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Steve Ragan, a former hacker and current staff writer for CSOonline.com, joins me in part two of our series on Web security for small and medium businesses. The focus of this episode is on hacking techniques, attacks and defenses.
Hardware Security Modules (HSMs) are physical devices attached or embedded in another computer to handle various cryptographic functions. HSMs are supposed to provide both physical and logical protection of the cryptographic material stored on the HSM while handling cryptographic functions for the computer to which they are attached. As websites move to the cloud, are HSMs the right way to achieve our goals? Before we talk about goals, it is
Yesterday, Akamai InfoSec participated in a second Twitter forum as part of National Cyber Security Awareness Month. Participants supplied a ton of great resources, which I think is worth sharing here. See last week's Twitter chat about cybercrime defenseWhat follows are some of the tweets from the conversation. If you want to better understand the threats to critical infrastructure and what's being done about it, you'll find what follows useful.14hbaber @baberI was on
This month, I've been hosting a three-part webinar series on the challenges smaller companies face when it comes to Web security. This week and next, I'm presenting the recordings here. WellStar Health System Security Director Martin Fisher joined me for part 1: "What Web Security Means for Small & Medium Businesses."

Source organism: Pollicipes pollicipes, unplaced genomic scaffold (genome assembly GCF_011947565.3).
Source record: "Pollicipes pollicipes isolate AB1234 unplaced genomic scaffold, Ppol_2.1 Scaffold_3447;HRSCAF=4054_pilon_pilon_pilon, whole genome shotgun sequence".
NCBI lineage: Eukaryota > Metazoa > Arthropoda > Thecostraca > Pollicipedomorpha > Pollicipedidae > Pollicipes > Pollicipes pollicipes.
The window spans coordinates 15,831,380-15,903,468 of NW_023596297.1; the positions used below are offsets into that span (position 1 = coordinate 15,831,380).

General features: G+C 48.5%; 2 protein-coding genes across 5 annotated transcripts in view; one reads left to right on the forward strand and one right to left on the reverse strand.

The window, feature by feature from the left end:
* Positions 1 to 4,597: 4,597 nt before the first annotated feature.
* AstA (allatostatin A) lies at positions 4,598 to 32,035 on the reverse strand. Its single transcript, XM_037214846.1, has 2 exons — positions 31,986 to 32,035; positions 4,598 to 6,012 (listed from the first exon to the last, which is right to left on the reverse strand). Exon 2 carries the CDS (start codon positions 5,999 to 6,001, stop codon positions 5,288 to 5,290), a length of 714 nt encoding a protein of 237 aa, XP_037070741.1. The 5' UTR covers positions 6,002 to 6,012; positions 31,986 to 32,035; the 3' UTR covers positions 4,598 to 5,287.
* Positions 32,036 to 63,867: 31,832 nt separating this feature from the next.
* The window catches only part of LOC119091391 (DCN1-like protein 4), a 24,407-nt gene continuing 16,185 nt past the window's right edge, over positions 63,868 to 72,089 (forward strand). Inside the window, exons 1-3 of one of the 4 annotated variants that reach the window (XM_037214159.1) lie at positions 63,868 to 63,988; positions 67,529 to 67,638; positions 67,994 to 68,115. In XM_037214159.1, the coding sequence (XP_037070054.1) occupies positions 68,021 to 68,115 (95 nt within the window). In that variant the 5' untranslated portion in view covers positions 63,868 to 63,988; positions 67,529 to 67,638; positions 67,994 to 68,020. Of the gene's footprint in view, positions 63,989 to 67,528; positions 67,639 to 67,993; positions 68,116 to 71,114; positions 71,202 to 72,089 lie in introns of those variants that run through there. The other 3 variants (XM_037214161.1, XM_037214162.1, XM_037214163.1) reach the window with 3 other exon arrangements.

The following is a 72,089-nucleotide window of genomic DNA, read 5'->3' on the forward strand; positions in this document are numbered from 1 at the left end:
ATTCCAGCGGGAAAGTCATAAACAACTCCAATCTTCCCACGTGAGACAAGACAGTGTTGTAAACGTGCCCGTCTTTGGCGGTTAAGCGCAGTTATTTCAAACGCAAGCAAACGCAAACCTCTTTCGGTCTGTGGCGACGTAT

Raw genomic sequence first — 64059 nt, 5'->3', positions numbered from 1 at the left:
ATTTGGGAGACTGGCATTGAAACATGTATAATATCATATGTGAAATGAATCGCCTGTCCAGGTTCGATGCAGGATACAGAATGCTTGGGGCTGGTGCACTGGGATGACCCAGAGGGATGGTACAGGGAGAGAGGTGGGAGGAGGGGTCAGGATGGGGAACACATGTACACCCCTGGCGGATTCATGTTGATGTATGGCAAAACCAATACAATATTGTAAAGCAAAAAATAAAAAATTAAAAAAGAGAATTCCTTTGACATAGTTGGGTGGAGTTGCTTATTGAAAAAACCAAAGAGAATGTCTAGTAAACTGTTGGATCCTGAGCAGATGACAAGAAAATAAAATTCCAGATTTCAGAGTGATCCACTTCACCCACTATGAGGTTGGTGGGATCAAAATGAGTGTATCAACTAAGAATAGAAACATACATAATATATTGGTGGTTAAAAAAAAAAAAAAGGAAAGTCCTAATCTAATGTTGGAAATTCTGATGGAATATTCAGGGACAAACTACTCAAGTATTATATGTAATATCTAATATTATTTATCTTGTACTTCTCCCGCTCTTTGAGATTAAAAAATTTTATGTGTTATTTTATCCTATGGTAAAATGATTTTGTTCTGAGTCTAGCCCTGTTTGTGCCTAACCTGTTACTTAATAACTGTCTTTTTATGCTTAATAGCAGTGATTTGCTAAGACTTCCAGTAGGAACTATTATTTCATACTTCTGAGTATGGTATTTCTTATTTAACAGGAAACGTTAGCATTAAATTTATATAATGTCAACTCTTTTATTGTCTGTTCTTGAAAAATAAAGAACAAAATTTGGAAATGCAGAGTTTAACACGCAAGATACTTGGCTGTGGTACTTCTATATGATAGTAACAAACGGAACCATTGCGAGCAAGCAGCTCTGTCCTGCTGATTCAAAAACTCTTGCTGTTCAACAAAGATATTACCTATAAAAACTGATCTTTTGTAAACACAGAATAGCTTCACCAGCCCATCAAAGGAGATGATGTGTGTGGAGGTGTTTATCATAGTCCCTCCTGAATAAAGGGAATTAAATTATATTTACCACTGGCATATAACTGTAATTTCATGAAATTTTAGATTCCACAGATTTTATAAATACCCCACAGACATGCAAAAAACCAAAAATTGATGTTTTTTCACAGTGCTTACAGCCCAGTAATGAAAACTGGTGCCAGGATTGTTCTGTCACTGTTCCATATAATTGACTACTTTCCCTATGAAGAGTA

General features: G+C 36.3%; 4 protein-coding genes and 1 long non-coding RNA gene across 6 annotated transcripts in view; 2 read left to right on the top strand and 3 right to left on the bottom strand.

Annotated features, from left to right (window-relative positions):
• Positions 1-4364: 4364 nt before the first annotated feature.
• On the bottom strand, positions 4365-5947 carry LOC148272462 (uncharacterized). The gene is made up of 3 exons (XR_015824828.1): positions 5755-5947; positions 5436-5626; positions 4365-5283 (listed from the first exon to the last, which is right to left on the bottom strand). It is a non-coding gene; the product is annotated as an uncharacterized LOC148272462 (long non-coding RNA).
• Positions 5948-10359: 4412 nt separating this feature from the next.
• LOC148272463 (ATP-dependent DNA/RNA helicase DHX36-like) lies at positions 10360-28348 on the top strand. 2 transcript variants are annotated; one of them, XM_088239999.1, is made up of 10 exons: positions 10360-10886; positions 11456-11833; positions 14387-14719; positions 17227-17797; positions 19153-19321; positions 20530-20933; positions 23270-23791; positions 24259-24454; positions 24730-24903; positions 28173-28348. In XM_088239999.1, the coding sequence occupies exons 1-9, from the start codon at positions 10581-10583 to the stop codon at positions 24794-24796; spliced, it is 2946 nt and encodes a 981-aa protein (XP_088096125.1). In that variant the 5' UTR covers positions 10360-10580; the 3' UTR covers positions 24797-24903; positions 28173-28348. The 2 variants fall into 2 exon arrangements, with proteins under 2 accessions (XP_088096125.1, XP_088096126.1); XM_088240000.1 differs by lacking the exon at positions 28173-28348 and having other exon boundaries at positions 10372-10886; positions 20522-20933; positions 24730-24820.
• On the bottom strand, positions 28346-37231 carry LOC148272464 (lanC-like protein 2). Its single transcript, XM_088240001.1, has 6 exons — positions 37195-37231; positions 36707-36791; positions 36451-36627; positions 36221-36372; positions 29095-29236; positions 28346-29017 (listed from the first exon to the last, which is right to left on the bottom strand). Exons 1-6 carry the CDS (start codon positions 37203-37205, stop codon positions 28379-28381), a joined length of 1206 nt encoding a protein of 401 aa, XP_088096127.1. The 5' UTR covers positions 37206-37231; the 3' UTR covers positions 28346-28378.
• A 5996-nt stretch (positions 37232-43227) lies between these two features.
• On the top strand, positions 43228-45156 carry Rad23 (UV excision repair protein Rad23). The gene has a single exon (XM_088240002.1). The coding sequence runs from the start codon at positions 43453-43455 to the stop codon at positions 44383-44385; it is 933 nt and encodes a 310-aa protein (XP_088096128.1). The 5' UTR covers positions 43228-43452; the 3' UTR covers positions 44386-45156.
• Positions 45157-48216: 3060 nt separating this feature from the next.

Akamai Chief Security Officer Andy Ellis gives a whiteboard lesson on zero-day vulnerabilities. Class is in session:
In Episode 5 of the Akamai Security Podcast, I interview CSIRT Director Michael Smith. We discuss the role of CSIRT in researching threats and vulnerabilities, as well as keeping customers and the wider public informed of defensive measures they can take.--Listen to the podcast HEREBio: Michael Smith is a senior security manager with more than 20 years of experience in the IT security and intelligence fields performing security design and
Akamai's CSIRT team advises companies to check their systems for Web shells, executable code running on a server that gives attackers remote access to a variety of critical functions. Online adversaries can install Web shells by compromising legitimate Web applications on a server, using such tried-and-true techniques as SQL injection, Remote File Inclusion, an unvalidated file upload feature or through a valid user's stolen credentials. Here are the basics of
Yesterday, Akamai participated in a Twitter forum on cybercrime as part of National Cyber Security Awareness Month. Participants supplied a ton of great resources, which I think is worth sharing here. What follows are some of the tweets from the conversation. If you want to stay out of the attackers' crosshairs -- or if you're a victim looking for help -- you'll find what follows useful.ESET @ESET13hIf you're a victim, DOJ has
Akamai CSO Andy Ellis gives an overview of tokenization and why it exists, as well as a brief history of the credit card industry.